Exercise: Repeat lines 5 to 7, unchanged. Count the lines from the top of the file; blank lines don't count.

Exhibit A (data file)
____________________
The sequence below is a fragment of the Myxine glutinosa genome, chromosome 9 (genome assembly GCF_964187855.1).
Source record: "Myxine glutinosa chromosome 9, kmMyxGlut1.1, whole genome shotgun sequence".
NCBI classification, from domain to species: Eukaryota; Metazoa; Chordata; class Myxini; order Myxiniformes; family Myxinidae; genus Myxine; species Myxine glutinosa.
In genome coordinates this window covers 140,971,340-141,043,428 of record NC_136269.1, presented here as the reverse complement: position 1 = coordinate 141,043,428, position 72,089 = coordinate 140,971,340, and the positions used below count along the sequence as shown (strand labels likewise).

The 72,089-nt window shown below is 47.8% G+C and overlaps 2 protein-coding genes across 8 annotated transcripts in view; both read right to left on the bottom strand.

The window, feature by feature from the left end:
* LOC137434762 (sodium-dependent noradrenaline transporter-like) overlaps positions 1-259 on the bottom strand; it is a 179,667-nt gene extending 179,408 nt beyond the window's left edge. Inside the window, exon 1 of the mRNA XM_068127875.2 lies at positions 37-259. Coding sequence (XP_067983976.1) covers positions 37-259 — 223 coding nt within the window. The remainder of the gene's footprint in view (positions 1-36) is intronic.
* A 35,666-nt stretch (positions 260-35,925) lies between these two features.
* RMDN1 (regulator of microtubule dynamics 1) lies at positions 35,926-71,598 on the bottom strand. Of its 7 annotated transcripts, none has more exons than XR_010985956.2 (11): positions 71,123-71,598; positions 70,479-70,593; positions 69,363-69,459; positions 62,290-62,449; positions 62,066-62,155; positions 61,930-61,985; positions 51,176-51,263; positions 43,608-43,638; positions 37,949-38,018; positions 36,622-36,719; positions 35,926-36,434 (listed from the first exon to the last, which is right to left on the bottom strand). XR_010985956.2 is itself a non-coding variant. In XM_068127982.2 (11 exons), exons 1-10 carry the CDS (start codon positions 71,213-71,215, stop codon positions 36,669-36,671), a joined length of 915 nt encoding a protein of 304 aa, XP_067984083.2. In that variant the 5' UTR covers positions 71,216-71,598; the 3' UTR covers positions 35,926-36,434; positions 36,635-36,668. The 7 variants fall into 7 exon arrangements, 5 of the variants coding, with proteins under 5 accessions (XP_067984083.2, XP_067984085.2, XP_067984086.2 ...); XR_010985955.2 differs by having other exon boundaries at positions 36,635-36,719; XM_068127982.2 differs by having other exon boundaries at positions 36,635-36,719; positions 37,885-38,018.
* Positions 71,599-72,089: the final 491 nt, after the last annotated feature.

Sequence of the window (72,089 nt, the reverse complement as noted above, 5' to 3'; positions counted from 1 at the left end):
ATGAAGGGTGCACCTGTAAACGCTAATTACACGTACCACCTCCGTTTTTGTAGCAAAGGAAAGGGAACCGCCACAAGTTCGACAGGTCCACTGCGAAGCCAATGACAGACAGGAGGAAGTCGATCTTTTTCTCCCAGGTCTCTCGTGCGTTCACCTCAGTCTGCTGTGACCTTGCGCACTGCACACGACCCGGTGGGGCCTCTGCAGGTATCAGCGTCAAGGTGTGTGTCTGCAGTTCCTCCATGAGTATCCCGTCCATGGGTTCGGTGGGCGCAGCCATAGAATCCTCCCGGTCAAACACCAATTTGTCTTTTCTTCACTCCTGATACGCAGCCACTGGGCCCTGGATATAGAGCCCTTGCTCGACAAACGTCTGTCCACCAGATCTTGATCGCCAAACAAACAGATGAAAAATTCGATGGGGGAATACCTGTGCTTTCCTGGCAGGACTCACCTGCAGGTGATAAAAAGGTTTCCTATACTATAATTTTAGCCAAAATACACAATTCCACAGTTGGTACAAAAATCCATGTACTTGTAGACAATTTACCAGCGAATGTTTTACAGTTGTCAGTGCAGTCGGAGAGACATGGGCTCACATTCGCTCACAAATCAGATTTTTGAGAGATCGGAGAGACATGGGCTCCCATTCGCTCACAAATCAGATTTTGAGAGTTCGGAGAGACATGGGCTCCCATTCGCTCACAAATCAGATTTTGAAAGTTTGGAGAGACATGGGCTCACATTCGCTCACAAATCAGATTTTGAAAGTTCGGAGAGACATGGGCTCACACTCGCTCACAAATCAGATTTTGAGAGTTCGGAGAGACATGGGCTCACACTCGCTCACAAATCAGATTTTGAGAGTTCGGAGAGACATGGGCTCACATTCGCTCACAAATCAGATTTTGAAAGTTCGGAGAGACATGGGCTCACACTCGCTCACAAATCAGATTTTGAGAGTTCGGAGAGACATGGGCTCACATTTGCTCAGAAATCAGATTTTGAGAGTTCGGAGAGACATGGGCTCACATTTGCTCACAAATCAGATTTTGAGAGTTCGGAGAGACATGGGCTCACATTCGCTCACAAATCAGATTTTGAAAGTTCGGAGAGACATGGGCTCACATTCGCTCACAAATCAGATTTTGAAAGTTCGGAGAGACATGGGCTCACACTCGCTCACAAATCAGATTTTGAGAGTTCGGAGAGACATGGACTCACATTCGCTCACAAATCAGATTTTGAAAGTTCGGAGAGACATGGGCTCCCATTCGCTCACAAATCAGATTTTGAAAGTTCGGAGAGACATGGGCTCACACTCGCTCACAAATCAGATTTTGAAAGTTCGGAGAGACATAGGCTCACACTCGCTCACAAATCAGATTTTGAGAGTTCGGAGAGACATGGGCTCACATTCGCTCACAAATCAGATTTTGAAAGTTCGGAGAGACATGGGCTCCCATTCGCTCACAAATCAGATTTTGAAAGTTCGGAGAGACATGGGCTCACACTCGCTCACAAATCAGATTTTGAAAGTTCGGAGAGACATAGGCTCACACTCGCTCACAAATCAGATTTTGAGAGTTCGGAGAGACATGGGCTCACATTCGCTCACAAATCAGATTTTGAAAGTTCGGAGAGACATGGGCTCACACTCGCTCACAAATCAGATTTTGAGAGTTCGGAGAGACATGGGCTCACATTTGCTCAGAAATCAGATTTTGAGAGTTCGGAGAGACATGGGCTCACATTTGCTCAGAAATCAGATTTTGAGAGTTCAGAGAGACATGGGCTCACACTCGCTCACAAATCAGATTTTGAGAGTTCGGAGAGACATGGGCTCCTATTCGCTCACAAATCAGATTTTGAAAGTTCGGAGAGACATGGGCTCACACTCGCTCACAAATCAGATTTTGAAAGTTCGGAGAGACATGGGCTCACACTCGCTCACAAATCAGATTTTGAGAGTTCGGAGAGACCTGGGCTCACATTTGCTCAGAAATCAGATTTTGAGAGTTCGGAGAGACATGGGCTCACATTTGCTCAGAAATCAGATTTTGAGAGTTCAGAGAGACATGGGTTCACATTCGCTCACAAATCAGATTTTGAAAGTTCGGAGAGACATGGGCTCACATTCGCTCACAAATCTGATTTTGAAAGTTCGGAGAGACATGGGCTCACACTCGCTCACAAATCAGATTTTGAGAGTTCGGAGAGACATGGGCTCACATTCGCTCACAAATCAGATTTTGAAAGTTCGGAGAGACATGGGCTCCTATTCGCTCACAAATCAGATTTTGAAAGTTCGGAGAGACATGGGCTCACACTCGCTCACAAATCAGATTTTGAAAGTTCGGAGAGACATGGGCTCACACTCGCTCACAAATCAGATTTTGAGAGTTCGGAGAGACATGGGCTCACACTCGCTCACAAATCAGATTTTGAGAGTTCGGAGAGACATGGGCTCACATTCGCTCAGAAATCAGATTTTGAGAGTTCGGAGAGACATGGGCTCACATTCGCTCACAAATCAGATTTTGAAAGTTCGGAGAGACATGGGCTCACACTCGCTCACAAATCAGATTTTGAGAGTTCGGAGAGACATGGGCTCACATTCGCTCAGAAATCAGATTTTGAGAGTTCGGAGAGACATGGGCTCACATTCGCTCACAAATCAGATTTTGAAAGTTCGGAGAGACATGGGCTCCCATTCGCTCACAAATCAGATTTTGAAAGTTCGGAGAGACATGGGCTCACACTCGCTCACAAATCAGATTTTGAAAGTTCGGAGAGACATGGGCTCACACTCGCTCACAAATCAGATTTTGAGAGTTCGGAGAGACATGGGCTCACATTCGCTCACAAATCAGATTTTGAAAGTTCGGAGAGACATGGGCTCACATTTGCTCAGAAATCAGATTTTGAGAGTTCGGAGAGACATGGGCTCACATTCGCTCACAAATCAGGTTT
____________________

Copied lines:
The 72,089-nt window shown below is 47.8% G+C and overlaps 2 protein-coding genes across 8 annotated transcripts in view; both read right to left on the bottom strand.

The window, feature by feature from the left end:
* LOC137434762 (sodium-dependent noradrenaline transporter-like) overlaps positions 1-259 on the bottom strand; it is a 179,667-nt gene extending 179,408 nt beyond the window's left edge. Inside the window, exon 1 of the mRNA XM_068127875.2 lies at positions 37-259. Coding sequence (XP_067983976.1) covers positions 37-259 — 223 coding nt within the window. The remainder of the gene's footprint in view (positions 1-36) is intronic.